Review of Haruki Murakami’s new novel, Killing Commendatore.
“But at three o’ clock in the morning, a forgotten package has the same tragic importance as a death sentence, and the cure doesn’t work — and in a real dark night of the soul it is always three o’ clock in the morning, day after day. At that hour the tendency is to refuse to face things as long as possible by retreating into an infantile dream — but one is continually startled out of this by various contacts with the world. One meets these occasions as quickly and carelessly as possible and retires once more back into the dream, hoping that things will adjust themselves by some great material or spiritual bonanza. But as the withdrawal persists there is less and less chance of the bonanza — one is not waiting for the fade-out of a single sorrow, but rather being an unwilling witness of an execution, the disintegration of one’s own personality.” –Scott Fitzgerald, “The Crack-Up” (1936)
In Killing Commendatore, the sprawling new novel by Haruki Murakami, the dark night of the soul which confronts Murakami’s nameless protagonist is met with a sort of bewildered impassivity, and resigned stoicism — qualities that have often factored into the emotional color schemes of Murakami’s “leading men.” In this case, the man is a thirty-six-year old portrait painter, who is blindsided by his wife’s decision to leave him. Aligning itself with this unexpected upheaval, is the realization and fact that his deeper artistic passions, the true signature of his soul-fire, have gone away, or settled into the quasi-comfortable numbness which has colonized many areas of his life. “I hadn’t become that sort of artist, or that type of person because I’d wanted to. Carried along by circumstances, I’d given up doing paintings for myself. I’d married and needed to make stable income, but that wasn’t the only reason. Honestly, I’d already lost the desire to paint for myself. I might have been using marriage as an excuse. I wasn’t young anymore, and something—like a flame burning inside me—was steadily fading away. The feeling of that flame warming me from within was receding even further.”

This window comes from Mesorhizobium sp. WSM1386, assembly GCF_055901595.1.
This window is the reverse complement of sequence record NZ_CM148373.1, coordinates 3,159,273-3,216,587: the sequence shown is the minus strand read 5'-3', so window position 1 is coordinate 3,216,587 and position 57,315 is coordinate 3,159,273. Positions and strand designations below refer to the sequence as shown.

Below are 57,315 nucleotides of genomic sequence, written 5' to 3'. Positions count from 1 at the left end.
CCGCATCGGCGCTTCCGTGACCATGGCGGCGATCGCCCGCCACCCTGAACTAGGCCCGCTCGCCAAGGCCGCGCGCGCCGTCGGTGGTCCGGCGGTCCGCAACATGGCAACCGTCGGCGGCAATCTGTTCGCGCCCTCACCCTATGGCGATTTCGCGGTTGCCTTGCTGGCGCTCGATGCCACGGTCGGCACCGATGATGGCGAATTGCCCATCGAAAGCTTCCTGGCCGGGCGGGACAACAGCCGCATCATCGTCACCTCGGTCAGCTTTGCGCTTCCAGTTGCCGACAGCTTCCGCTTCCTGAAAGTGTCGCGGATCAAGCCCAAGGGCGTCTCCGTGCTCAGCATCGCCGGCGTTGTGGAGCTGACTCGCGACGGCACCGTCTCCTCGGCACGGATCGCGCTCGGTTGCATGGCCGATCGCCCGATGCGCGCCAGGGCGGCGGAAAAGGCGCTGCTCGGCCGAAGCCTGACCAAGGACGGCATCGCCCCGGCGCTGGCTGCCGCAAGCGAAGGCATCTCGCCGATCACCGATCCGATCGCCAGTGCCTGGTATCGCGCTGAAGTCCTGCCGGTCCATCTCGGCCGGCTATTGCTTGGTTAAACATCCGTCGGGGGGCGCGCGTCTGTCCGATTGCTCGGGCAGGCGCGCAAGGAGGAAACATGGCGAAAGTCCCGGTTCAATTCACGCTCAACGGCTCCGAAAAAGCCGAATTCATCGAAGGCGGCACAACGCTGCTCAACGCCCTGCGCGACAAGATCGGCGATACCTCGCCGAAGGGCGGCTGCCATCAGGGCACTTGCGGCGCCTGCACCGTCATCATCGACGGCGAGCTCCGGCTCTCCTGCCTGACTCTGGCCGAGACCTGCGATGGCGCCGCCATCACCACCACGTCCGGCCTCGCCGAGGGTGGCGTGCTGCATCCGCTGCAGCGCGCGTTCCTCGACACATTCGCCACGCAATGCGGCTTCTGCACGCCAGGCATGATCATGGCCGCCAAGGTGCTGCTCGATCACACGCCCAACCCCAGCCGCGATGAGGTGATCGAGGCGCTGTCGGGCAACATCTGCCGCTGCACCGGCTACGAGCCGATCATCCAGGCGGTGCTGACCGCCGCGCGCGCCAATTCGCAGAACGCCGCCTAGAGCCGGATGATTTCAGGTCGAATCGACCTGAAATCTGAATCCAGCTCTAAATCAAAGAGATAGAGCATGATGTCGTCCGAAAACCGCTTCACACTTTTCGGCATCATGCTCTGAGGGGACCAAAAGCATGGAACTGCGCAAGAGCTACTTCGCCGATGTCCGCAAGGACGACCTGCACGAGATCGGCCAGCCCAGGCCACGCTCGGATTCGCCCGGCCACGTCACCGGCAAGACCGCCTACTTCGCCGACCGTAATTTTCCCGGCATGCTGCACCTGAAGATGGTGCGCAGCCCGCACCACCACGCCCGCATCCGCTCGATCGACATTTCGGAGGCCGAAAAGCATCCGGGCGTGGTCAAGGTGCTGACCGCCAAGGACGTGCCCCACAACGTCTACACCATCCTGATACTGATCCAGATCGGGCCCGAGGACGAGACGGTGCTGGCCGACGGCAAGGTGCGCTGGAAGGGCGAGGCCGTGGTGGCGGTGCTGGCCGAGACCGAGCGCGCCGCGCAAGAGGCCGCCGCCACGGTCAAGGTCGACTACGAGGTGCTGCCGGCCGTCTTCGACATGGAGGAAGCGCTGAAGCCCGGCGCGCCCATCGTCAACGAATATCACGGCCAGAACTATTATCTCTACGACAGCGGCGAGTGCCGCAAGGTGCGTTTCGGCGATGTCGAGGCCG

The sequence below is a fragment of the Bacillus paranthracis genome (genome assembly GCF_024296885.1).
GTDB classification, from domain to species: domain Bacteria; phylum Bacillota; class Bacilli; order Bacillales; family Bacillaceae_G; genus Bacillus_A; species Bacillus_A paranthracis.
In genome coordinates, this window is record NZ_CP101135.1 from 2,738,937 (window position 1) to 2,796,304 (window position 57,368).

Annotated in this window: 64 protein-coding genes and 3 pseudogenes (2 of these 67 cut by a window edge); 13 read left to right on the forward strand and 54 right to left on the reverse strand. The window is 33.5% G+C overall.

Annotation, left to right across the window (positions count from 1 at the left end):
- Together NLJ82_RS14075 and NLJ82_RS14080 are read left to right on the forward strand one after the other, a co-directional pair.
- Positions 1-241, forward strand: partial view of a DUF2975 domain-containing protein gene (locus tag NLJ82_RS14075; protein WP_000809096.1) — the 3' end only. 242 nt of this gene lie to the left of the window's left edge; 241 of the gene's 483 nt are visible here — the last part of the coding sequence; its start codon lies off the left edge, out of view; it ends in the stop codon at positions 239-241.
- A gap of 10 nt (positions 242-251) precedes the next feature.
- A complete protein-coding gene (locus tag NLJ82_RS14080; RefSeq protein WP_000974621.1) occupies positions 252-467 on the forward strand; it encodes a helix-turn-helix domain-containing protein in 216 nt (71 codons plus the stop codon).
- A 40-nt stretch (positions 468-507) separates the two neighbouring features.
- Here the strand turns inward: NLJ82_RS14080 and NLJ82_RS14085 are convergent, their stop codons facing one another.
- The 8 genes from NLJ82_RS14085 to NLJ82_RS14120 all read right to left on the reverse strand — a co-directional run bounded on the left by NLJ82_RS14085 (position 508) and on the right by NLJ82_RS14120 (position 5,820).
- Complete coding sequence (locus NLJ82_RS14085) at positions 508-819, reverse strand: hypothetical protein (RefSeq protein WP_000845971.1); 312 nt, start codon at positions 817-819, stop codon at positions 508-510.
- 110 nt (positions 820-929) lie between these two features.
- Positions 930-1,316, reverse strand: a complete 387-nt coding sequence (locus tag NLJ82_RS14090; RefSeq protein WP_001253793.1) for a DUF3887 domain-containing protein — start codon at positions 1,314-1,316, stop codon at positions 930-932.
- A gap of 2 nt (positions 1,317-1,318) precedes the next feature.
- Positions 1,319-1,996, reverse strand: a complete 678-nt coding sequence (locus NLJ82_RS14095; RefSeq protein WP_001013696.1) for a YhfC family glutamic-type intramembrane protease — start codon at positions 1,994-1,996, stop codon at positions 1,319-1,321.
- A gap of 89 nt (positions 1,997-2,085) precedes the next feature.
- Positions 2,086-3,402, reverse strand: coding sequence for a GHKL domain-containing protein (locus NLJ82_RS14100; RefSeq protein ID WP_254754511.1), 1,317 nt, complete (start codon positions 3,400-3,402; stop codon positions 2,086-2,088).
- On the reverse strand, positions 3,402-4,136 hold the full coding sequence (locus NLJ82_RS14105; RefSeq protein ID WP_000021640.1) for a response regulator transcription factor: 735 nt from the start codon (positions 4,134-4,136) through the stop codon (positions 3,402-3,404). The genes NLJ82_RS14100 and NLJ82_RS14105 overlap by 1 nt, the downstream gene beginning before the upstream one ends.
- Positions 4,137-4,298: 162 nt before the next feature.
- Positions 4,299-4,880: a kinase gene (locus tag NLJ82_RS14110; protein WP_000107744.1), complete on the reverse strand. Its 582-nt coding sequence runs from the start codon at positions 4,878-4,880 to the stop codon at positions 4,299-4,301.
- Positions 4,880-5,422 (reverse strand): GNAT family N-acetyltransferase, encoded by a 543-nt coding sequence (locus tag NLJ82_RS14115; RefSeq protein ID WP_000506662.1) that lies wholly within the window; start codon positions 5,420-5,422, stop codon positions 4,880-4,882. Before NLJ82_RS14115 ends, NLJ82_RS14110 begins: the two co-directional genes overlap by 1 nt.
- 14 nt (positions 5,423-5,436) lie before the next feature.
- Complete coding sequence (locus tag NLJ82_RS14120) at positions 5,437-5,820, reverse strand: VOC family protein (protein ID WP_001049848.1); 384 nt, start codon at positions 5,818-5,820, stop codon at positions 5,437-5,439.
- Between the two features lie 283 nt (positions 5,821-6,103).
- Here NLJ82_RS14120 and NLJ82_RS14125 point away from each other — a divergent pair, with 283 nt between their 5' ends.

Read the full review here.